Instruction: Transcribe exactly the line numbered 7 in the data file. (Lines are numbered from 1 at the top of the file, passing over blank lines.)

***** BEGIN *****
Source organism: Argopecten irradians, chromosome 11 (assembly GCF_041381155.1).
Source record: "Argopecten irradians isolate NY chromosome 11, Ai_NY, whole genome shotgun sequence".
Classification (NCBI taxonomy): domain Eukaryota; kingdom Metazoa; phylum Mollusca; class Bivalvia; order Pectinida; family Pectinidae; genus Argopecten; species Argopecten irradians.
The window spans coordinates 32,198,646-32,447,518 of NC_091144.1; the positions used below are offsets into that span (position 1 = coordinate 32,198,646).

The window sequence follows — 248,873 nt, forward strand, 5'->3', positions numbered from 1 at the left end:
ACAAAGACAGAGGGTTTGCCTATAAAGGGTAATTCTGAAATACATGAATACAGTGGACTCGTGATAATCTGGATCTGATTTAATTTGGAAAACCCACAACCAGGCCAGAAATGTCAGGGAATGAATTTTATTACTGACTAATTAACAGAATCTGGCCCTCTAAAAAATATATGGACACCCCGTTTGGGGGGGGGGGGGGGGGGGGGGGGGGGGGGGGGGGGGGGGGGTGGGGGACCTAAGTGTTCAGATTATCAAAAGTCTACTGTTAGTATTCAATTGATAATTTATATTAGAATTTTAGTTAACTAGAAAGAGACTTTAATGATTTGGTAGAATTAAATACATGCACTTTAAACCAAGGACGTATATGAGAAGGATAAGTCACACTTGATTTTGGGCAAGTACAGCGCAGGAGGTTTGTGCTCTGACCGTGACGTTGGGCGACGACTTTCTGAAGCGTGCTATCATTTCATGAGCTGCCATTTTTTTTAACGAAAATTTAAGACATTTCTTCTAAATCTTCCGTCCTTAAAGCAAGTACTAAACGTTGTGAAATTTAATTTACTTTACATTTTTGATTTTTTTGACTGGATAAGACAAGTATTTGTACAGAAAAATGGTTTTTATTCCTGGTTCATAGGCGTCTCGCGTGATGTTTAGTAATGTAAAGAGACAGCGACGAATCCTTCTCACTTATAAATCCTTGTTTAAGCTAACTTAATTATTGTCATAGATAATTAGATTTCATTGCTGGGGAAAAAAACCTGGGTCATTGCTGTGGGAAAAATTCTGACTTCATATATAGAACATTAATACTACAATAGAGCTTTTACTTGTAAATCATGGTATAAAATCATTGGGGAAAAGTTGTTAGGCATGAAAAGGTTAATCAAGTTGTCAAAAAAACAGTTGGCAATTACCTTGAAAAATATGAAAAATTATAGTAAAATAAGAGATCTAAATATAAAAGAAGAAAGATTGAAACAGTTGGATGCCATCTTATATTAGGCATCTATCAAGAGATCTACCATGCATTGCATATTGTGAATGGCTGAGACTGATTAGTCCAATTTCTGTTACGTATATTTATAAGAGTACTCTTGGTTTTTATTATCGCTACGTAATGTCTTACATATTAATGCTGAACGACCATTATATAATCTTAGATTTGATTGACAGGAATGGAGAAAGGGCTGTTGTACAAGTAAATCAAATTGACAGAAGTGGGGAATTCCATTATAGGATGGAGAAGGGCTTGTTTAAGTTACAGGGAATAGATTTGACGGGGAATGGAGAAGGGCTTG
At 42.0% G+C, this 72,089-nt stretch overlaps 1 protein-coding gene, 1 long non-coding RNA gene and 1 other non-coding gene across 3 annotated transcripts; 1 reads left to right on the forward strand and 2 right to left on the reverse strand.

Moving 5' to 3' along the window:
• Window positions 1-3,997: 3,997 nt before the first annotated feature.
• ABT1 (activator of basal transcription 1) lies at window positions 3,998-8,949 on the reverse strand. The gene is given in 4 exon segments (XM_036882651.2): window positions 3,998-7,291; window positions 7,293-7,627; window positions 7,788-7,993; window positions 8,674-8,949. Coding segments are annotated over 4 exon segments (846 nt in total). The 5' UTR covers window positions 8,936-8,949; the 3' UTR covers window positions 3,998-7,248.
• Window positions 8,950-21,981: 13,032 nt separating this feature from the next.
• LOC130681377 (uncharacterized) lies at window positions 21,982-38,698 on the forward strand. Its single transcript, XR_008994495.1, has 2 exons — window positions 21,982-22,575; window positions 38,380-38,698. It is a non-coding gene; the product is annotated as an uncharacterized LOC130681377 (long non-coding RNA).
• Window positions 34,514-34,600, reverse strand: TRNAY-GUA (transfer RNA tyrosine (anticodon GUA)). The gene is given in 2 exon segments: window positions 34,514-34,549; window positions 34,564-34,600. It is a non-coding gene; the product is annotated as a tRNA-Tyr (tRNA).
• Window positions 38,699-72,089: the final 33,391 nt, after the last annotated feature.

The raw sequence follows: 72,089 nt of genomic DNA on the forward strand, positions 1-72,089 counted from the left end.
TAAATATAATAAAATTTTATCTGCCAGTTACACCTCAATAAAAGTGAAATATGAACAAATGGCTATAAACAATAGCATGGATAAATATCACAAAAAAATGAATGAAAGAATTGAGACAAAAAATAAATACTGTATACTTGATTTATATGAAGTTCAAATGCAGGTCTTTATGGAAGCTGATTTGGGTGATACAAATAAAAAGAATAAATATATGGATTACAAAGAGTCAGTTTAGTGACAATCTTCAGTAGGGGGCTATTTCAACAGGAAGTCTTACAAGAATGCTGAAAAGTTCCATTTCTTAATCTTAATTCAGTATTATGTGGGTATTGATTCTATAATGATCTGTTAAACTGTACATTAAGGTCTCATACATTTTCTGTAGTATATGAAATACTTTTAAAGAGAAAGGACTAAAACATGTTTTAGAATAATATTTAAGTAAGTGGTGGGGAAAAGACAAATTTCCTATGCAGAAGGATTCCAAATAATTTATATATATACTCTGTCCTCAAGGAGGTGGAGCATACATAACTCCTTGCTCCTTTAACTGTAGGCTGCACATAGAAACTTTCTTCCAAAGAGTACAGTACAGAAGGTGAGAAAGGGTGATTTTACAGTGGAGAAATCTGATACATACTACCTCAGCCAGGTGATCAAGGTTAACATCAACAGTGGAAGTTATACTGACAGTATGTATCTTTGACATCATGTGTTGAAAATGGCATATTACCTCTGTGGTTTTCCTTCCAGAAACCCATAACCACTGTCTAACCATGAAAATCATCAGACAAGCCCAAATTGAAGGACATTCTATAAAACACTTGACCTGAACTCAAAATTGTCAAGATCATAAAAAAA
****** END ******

At 42.0% G+C, this 72,089-nt stretch overlaps 1 protein-coding gene, 1 long non-coding RNA gene and 1 other non-coding gene across 3 annotated transcripts; 1 reads left to right on the forward strand and 2 right to left on the reverse strand.